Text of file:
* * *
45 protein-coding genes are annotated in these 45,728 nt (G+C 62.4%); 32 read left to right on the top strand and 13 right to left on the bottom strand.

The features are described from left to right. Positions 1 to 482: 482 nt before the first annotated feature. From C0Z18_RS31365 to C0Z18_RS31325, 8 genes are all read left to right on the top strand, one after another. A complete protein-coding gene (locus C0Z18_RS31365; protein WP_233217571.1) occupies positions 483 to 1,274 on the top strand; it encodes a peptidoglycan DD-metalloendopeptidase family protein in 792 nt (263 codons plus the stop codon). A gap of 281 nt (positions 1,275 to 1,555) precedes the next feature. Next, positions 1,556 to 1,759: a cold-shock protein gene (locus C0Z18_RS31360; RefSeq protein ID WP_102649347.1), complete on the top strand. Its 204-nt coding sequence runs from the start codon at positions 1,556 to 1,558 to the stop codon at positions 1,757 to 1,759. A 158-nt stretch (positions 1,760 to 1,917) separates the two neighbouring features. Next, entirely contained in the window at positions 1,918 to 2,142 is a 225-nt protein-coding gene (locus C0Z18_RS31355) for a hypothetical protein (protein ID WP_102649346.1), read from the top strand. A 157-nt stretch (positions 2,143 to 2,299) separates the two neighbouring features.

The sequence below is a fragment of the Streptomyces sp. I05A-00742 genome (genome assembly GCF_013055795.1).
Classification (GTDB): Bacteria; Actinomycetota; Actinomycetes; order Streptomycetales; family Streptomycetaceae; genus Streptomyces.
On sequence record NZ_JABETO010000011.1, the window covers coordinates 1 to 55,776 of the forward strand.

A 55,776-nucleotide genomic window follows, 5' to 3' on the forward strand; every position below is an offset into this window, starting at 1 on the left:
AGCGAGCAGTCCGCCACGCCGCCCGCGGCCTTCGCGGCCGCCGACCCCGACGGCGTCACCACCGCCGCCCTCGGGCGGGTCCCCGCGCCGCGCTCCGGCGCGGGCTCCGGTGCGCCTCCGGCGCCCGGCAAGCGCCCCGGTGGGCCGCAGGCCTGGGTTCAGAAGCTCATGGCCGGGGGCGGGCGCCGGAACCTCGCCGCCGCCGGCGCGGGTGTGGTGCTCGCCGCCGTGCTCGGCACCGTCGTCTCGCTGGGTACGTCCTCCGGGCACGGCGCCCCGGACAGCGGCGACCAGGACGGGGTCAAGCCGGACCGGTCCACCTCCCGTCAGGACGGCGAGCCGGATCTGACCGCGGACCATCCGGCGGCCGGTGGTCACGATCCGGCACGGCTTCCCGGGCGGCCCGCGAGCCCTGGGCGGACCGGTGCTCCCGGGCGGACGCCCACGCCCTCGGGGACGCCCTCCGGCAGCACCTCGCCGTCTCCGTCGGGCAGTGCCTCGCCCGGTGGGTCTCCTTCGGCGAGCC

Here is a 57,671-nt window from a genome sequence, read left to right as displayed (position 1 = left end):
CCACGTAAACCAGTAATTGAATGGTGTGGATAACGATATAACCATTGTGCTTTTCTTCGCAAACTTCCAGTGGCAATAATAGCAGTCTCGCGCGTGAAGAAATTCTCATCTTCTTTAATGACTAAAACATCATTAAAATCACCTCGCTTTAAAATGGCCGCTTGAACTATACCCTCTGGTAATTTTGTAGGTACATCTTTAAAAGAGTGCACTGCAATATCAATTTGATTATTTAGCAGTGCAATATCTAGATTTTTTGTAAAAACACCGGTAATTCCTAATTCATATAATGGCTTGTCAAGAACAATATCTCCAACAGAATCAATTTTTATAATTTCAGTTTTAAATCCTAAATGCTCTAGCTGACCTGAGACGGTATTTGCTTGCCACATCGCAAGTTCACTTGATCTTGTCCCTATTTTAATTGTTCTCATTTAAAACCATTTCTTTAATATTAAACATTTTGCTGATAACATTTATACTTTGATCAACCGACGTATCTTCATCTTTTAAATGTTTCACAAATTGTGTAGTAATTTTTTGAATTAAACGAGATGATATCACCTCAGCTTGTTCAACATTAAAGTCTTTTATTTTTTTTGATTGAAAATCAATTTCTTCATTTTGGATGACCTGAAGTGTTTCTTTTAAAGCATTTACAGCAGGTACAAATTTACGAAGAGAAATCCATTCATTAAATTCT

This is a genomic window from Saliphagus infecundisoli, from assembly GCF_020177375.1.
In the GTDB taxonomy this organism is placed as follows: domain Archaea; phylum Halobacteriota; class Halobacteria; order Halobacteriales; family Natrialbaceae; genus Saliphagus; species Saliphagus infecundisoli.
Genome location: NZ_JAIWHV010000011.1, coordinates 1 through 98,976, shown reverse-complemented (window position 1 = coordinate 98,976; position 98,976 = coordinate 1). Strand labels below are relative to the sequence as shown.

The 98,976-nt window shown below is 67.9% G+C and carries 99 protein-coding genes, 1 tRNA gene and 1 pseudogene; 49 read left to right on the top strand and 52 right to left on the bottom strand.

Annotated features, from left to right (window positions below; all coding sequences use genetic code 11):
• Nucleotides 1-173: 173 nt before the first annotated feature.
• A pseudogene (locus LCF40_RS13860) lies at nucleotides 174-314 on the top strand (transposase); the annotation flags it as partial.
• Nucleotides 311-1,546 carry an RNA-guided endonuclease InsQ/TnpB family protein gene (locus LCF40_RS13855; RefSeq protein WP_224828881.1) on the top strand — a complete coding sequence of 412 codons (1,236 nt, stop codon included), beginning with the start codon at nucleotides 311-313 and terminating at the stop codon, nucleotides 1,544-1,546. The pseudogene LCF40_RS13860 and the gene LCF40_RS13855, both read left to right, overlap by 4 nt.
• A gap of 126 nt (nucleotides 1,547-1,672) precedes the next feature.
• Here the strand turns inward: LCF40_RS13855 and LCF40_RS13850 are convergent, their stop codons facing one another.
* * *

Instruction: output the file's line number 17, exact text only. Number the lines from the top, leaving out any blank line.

• Nucleotides 311-1,546 carry an RNA-guided endonuclease InsQ/TnpB family protein gene (locus LCF40_RS13855; RefSeq protein WP_224828881.1) on the top strand — a complete coding sequence of 412 codons (1,236 nt, stop codon included), beginning with the start codon at nucleotides 311-313 and terminating at the stop codon, nucleotides 1,544-1,546. The pseudogene LCF40_RS13860 and the gene LCF40_RS13855, both read left to right, overlap by 4 nt.